Alice Hoffman is a fine storyteller, and each of her stories gives a different insight into the lives of the inhabitants of Blackwell. It is primarily the women who bring about change; they are filled with romantic dreams but unafraid of facing reality and risky love affairs.

Hallie herself meets a trapper in the woods with whom she experiences some of life’s magic. Her granddaughter, Minette Jacob, is saved from suicide by a young wanderer, who plants an apple tree in the middle of town. The tree blossoms unexpectedly in midwinter. When the young man leaves town, “Minette kissed him good-bye in a way she had never kissed her husband, and John kissed her back as if she was perfect and wondrous and alive.”

In 1816, a handsome horse trader helps Mary Starr search for her little sister, Amy, who has drowned in the Eel River. Mary runs off with the horse trader, leaving her parents bereft at the loss of two daughters.

When Mattie Starr loses her husband in the Civil War, she goes mad with grief. “She wondered what it would feel like to drown. How the water would fill your mouth and throat, how you would sink to the stony bottom where the currents were so green and cold, the chilly places the eels like best. You would look up and see the sky through the water and everything would be reversed.” But Mattie doesn’t drown, thanks to a young man who lost his leg in the war.

Hannah Partridge was “young and attractive,” but she “retained a stony aloofness. … She had an uncanny ability to gauge who was in need, often appearing at someone’s back door with exactly what they yearned for most[.]” She did not want to marry, but longed for a child. At 35, she felt her life had not yet begun. But begin it did when she met a lively actress who had come to town to perform at the annual Founder’s Day celebration. When Hannah’s sister, who had served in Europe as a nurse during World War II, returns from France with a little daughter (and no husband), Hannah’s life is complete.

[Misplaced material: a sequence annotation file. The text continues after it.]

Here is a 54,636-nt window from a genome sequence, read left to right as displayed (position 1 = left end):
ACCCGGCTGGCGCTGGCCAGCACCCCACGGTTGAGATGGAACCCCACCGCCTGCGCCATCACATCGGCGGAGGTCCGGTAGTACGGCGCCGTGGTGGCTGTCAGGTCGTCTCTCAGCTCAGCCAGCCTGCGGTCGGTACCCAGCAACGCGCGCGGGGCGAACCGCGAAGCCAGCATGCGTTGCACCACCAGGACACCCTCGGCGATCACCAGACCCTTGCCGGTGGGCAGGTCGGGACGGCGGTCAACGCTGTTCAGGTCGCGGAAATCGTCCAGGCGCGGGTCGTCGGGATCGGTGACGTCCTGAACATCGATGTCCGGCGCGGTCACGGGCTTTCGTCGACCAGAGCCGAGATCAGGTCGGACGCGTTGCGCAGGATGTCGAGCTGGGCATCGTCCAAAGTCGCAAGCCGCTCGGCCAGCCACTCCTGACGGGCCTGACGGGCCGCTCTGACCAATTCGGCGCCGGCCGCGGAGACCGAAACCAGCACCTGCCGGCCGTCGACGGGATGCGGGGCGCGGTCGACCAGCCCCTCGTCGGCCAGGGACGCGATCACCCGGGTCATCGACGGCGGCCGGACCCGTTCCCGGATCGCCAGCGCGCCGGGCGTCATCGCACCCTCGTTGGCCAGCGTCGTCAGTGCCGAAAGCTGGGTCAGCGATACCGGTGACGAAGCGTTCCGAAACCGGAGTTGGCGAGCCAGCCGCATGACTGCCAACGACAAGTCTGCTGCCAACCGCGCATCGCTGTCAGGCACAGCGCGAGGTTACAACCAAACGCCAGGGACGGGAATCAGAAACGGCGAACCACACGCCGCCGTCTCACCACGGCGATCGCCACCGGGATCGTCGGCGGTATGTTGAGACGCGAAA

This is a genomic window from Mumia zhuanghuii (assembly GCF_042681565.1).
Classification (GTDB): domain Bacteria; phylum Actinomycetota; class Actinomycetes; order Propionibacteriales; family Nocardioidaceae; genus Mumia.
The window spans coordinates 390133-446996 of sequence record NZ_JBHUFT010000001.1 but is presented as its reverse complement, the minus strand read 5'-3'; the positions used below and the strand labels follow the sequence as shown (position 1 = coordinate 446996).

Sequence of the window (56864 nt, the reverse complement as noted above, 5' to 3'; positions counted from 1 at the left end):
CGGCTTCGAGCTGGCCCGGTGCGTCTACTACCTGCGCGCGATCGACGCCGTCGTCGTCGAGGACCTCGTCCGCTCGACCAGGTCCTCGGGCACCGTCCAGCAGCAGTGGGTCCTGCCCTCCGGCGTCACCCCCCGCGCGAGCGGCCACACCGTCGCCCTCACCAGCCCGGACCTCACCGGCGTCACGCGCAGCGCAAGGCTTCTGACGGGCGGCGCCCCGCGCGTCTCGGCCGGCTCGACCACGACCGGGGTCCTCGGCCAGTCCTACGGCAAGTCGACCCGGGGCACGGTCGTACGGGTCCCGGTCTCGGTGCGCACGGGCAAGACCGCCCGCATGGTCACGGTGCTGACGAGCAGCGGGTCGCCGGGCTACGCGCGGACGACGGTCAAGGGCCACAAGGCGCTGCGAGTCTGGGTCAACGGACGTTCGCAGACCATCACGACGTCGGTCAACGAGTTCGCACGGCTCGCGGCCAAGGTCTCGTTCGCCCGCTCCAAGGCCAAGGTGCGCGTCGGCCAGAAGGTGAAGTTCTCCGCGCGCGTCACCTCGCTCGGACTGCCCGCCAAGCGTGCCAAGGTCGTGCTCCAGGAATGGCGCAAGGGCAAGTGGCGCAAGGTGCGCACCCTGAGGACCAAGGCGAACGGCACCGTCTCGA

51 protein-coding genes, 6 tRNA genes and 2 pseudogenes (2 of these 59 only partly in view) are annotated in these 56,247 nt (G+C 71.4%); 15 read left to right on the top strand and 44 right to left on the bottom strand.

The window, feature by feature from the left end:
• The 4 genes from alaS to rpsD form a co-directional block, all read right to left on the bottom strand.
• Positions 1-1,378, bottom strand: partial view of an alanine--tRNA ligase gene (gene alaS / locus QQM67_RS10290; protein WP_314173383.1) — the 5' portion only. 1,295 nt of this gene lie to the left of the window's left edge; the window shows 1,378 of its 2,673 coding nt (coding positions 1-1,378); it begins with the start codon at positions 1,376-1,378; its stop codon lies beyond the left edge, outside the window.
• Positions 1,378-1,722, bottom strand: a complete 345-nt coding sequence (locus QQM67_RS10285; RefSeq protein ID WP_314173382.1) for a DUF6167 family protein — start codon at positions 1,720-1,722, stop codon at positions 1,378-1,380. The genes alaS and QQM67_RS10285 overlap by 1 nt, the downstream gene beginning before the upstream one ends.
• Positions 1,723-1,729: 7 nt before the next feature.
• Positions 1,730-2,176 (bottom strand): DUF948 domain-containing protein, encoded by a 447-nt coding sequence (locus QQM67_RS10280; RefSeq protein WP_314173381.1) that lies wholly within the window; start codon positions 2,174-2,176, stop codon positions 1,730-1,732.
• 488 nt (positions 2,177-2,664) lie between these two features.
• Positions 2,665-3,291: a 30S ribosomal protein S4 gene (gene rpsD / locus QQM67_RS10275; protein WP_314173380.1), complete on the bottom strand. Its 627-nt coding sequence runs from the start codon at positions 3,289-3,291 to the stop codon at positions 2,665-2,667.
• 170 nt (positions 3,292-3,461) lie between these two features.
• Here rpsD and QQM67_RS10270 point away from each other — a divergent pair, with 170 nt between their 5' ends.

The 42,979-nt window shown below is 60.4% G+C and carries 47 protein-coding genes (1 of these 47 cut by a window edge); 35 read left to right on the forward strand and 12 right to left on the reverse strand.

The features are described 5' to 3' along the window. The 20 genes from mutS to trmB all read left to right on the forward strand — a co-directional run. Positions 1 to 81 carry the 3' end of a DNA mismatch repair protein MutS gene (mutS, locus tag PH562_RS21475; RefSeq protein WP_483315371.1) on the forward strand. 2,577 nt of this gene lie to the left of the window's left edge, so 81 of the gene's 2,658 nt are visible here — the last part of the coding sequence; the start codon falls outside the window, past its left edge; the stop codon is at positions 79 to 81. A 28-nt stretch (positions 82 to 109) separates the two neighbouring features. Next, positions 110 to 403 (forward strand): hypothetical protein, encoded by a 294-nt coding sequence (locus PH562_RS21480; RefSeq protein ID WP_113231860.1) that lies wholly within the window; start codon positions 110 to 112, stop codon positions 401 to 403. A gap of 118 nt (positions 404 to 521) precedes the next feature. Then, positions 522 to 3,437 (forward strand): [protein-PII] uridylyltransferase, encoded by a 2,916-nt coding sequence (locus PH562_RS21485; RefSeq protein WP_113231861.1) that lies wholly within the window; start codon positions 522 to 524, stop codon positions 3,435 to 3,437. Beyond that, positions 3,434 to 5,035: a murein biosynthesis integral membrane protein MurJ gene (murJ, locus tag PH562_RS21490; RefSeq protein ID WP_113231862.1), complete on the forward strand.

Lonely teenage Carla is happy to have a friend when Ava and her daughter, Tessa, move into town in 1961. The girls are inseparable, but Carla betrays her friend when she misinterprets a scene she witnesses in the Eel River.

Many of the elements of fairy tales are present in these stories: the little girl who drowns in the river but appears in her blue dress from time to time when something is about to happen; the beautiful young fisherman’s wife who turns into an eel; the bear whose milk saves a town; the young man who thinks he is too ugly to be part of society and lives alone in the woods writing love poems to his beloved; and the magical red garden itself.

There are lovely descriptive passages of the mountain, the forest, the Eel River, the biting black flies in the summer and the swarms of buzzing bees in the fields. The language of the stories gradually changes from an old-fashioned semiformal style to a harsher contemporary tone.

“The Red Garden” is not great literature, but it is a delightful, sometimes enthralling collection of well-written stories, an effective combination of romance and reality.

Corinna Lothar is a Washington writer and critic.